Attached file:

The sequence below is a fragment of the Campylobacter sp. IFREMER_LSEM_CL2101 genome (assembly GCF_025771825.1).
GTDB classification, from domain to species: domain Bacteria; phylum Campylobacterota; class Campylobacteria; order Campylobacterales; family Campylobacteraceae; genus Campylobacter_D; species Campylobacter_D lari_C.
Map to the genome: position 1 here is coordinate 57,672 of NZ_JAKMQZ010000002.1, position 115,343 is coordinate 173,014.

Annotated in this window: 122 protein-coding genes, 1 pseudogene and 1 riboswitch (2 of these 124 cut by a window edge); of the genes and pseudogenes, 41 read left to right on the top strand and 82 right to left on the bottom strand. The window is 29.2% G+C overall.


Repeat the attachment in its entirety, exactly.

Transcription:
The sequence below is a fragment of the Campylobacter sp. IFREMER_LSEM_CL2101 genome (assembly GCF_025771825.1).
GTDB classification, from domain to species: domain Bacteria; phylum Campylobacterota; class Campylobacteria; order Campylobacterales; family Campylobacteraceae; genus Campylobacter_D; species Campylobacter_D lari_C.
Map to the genome: position 1 here is coordinate 57,672 of NZ_JAKMQZ010000002.1, position 115,343 is coordinate 173,014.

Annotated in this window: 122 protein-coding genes, 1 pseudogene and 1 riboswitch (2 of these 124 cut by a window edge); of the genes and pseudogenes, 41 read left to right on the top strand and 82 right to left on the bottom strand. The window is 29.2% G+C overall.